The first app to be FCA-approved and thus gain credibility and reliability as well as undergo stringent testing, Multiply offers stocks and shares ISAs or a general investment account with a monthly fee of £1, platform fee of 0.3%, and fund fee of 0.34% to 0.73% per year. Multiply has raised £3.49m and its investors include SyndicateRoom, Octopus Group, Entrepreneur First, and Portag3 Ventures.
Launched in 2019, Tickr is another impact investing platform and alternative to traditional investment funds. The B corporated and certified startup generates positive outcomes for society, as well as financial returns for customers by focusing on three distinct themes to form a responsible portfolio: people (education, healthcare, cybersecurity), planet (renewable energy, clean water, sustainable food), or a combination of people & planet. The mobile-only app can be downloaded in five minutes and customers can invest as little as £5 a month, with the average user investing £150 a month. Unlike Nutmeg and despite providing extensive materials, Tickr doesn’t make any individual or personalised financial recommendations.
The London-based fintech has raised £6.66m across four funding rounds and is backed by investors including Ada Ventures, Fund Twenty8, Seedrs, SLJ Investment Partners. Tickr continues to receive praise for its proactive actions and ability to advocate change. Tickr offers customers the chance to join their ‘carbon offsetting subscription’ package that permits customers to allocate cash into impact projects as well as utilise their financial education resources available. The app uses a number of asset managers to provide the funds – BlackRock, Lyxor Asset Management and Legal & General and also has a range of UK impact-orientated partners including Bulb, Honest Mobile, Coral eyewear, Cuckoo, Elmo, and GRUBBY, to support its conscious approach to business.
Established in 2017, Lumio is another exciting digital wealth manager to watch out for. Recognized as part of the top 100 Fintech Disruptor by BusinessCloud in 2020, ahead of challenger bank Monzo and crowdfunding platform Seedrs. With over 20,000 financial accounts already connected, over 100 million transactions analysed, and more than 8,600 customers on iOS and Android, Lumio has the mission to grow the wealth of one million customers by 2024. Known as the ‘Skyscanner for finance’ or the ’intelligent financial mentor’ Lumio replaces the need for financial advisors whilst integrating and automating individuals’ financial lives. The single view of all accounts in one place saves the time and hassle of tracking multiple accounts.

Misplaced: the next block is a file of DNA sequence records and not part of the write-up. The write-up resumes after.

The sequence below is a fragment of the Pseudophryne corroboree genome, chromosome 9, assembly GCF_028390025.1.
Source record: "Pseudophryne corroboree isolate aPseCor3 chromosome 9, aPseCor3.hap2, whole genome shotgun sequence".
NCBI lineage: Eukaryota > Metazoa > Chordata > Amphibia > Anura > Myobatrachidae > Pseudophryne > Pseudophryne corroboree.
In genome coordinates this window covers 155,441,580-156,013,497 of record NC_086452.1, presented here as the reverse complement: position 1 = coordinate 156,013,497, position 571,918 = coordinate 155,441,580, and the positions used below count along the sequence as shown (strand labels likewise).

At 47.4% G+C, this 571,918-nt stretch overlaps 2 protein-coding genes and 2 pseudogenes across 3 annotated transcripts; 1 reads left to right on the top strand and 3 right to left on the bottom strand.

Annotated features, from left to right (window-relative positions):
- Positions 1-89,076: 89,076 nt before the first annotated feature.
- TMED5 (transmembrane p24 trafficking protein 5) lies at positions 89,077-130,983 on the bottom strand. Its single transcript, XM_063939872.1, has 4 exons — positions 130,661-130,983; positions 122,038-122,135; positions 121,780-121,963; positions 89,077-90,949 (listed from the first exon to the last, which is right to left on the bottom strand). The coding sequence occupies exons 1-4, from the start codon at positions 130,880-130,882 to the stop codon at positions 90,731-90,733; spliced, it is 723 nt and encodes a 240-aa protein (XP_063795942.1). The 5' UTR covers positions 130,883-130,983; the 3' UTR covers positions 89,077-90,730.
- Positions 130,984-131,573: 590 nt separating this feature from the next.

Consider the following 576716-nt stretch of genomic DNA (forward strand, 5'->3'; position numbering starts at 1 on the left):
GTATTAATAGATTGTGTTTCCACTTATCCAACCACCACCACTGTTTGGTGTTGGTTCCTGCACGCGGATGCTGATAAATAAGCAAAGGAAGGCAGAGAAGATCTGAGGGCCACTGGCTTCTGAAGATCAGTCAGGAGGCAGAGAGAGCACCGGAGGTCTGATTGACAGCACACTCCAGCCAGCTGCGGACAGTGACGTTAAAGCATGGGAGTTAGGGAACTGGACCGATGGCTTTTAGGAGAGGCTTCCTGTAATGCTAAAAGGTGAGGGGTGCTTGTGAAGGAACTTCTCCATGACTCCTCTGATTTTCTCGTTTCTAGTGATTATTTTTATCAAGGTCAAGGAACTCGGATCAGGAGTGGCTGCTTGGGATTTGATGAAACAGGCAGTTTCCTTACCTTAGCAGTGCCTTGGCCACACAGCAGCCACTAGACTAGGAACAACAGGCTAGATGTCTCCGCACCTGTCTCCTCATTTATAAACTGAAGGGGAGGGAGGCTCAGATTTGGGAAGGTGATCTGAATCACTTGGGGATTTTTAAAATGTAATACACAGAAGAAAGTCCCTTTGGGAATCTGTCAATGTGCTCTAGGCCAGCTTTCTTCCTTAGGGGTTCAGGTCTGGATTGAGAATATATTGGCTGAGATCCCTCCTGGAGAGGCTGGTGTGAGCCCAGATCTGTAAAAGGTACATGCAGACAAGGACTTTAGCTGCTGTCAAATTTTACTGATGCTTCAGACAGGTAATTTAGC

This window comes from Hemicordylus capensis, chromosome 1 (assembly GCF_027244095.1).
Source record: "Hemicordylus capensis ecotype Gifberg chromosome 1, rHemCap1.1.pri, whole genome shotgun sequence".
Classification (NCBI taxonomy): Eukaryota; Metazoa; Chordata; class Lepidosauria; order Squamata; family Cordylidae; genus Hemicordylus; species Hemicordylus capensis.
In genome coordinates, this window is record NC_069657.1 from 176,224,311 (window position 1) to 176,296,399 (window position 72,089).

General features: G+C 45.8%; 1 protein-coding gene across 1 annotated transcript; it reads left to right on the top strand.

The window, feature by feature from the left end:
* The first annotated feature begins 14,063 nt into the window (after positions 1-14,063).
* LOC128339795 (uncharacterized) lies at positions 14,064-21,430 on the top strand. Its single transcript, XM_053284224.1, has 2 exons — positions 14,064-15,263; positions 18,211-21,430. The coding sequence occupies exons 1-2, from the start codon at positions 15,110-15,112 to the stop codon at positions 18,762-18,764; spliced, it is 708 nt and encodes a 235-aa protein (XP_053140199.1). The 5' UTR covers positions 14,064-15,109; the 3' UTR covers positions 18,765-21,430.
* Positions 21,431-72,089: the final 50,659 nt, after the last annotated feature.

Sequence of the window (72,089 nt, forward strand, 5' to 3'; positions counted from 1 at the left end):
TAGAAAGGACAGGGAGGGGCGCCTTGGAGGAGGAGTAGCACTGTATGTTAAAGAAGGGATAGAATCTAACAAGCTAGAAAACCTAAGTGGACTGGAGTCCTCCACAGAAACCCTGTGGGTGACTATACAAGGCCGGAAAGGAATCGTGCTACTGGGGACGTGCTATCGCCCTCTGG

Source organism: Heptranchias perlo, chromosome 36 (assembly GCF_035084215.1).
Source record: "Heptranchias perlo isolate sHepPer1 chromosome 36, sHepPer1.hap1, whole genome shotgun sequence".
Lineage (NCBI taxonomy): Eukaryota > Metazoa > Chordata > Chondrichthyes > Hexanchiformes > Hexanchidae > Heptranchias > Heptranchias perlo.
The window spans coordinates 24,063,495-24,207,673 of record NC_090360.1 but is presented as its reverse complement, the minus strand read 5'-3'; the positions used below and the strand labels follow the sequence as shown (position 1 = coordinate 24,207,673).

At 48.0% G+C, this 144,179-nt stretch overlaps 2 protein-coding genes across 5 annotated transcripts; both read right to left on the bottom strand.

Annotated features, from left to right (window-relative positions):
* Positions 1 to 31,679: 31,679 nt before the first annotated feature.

The London-based company has raised a total of £1.39m across three funding rounds since 2019, the first and third of which were funded via Crowdcube. Powered by Moneyhub’s (a third-party data aggregation provider) Open Finance Data & Intelligence API and Payment API, Lumio is free to use and offers intuitive financial guides and a bi-weekly Spotlight newsletter to improve financial literacy and enable smarter financial decisions. Last April, Lumio enhanced its customer proposition and value offering by partnering with PensionBee. This enabled customers the possibility to add a pension to their account and integrate their finances.
Bristol-based Tumelo (aka Hedge) is the only online investment company outside of London to make our list. The socially conscious company is an example of the University of Cambridge’s entrepreneurial talent that started as a university activism campaign, fighting to change the way Cambridge University invested its £6b endowment pot. Tumelo’s mission is to enable retail investors and pension members to create and benefit from a more sustainable investment system.
Tumelo has raised £2.20m so far across three funding rounds from various investors including singer-songwriter Peter Gabriel. Tumelo’s platform and services were developed through attending Addleshaw Goddard’s 10-month initiative for start-ups. This initiative enabled Tumelo to gain effective mentoring and legal support. Tumelo has both a personal and business arm and has begun to provide data to existing investment advice providers including Nutmeg, providing users with greater financial transparency. This works by integrating Tumelo’s software-as-a-service (SaaS) dashboard and underlying API into existing platforms. Advisors are charged a monthly access fee. Tumelo is also building a data service where it can show companies’ engagement data.